|Scientific Name:||Hemitrygon fluviorum|
|Species Authority:||(Ogilby, 1908)|
Dasyatis fluviorum Ogilby, 1908
|Taxonomic Source(s):||Last, P.R., Naylor, G.J.P. and Manjaji-Matsumoto, B.M. 2016. A revised classification of the family Dayatidae (Chondrichthyes: Myliobatiformes) based on new morphological and molecular insights. Zootaxa 4139(3): 345-368. http://doi.org/10.11646/zootaxa.4139.3.2.|
|Taxonomic Notes:||The genus Hemitrygon formerly was a junior synonym of Dasyatis (Kottelat, 2013); it was resurrected by Last et al. (2016) in their revision of the family Dasyatidae.|
|Red List Category & Criteria:||Vulnerable A2bcd+3cd+4bcd ver 3.1|
|Assessor(s):||Kyne, P.M., Pollard, D.A. & Bennett, M.B.|
This is an amended version of the 2003 assessment to accommodate the recent change in genus name from Dasyatis to Hemitrygon.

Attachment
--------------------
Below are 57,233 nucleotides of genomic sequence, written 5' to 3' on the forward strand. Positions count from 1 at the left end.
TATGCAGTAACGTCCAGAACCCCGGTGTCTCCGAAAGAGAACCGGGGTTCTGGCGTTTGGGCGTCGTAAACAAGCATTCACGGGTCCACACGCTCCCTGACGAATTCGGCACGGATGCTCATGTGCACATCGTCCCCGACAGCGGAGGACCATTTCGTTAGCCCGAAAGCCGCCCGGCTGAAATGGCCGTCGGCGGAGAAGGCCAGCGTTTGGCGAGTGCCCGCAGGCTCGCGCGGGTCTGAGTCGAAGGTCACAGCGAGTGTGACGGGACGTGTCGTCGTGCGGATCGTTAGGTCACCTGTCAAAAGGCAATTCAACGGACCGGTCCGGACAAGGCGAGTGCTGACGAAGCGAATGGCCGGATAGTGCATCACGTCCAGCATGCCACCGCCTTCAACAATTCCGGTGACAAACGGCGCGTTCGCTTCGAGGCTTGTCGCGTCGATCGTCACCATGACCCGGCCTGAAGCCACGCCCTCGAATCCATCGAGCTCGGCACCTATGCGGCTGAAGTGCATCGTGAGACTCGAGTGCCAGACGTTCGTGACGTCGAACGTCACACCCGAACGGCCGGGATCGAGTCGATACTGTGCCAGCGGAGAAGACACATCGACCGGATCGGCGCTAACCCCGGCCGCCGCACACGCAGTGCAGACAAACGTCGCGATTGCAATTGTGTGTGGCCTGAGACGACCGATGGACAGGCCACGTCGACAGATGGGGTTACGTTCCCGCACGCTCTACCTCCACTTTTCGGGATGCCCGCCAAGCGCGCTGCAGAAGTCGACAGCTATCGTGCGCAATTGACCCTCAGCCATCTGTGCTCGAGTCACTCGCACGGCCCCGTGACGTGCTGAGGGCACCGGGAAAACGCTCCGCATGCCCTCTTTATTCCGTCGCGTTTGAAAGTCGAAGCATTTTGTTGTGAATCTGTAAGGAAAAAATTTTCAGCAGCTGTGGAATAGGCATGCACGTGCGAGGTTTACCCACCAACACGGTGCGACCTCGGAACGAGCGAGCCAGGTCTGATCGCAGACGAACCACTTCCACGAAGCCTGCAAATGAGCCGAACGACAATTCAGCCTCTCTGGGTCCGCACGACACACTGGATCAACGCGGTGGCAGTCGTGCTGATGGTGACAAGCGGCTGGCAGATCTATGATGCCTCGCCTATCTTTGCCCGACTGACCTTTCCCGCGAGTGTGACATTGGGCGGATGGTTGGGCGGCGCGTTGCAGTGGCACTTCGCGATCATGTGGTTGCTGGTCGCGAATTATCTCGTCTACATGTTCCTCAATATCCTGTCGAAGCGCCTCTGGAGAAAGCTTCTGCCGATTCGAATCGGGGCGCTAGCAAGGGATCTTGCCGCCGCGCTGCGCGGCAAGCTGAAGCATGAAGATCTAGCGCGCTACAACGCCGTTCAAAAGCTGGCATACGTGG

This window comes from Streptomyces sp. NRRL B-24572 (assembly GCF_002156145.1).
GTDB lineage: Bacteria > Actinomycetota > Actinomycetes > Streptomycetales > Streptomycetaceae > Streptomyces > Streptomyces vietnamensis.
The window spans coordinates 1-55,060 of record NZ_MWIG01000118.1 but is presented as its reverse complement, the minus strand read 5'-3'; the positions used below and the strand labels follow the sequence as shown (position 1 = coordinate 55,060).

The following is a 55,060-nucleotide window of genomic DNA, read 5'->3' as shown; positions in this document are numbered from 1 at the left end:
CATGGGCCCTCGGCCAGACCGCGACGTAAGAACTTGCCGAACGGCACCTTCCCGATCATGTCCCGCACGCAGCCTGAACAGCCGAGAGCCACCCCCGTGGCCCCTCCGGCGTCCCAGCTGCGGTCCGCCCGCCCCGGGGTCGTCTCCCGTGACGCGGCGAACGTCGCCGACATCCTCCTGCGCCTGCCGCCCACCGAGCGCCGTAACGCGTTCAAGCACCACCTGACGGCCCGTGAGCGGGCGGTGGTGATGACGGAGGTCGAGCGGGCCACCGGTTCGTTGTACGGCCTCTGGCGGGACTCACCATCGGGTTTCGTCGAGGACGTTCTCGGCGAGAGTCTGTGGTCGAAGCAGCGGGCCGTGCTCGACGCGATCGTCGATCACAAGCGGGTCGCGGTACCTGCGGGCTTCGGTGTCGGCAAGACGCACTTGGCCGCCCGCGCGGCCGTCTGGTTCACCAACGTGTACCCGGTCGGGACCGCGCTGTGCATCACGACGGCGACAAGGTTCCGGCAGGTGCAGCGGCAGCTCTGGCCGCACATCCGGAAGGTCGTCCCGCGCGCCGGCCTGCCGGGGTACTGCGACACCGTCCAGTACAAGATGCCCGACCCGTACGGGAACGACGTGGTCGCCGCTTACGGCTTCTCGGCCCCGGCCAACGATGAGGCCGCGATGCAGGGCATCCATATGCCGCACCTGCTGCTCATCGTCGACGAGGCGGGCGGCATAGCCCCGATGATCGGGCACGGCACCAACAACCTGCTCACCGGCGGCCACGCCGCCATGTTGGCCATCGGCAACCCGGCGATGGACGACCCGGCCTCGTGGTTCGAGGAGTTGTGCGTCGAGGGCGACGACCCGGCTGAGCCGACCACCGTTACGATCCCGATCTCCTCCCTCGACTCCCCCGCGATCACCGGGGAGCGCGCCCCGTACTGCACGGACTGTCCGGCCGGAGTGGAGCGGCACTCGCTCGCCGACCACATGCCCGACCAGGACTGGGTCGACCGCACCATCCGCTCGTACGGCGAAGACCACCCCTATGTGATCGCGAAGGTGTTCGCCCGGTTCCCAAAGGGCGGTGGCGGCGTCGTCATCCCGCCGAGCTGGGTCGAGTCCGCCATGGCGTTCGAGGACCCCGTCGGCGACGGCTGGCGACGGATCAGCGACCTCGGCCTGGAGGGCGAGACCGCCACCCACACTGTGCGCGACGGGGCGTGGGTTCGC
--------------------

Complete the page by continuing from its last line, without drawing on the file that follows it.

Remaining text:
Hemitrygon fluviorum is recorded from the east and north coasts of Australia and the southern coast of New Guinea. Very little is known of its biology and ecology. Once common, there is considerable anecdotal evidence of a significant range contraction and decline in abundance for this species in the waters of New South Wales and southern Queensland, Australia. Historic accounts report that H. fluviorum was an extremely common species in the bays and estuaries of southern Queensland and New South Wales. It has not been reported from Port Jackson and Botany Bay, New South Wales, where it was once common, since the 1880s and is now uncommon anywhere along the central and northern coast of New South Wales. The southern limit of the species is uncertain. The species also appears to be declining in the estuaries of southern Queensland, where it was also once common. This decline is probably the combined result of a number of threatening processes, including, bycatch in commercial fisheries, persecution by shellfish farmers, destruction of incidental catches by recreational fishers and during some commercial fishing activities, and habitat degradation and loss due to foreshore development. The species appears particularly vulnerable to such human activities due to its reliance on shallow tidal and mangrove habitats, particularly within estuaries and rivers. Hemitrygon fluviorum is assessed as Vulnerable (VU A2bcd+3cd+4bcd) given its decline in range and abundance, decline in quality of habitat and continuing threats. Habitat protection, fisher education and research are priorities for its recovery.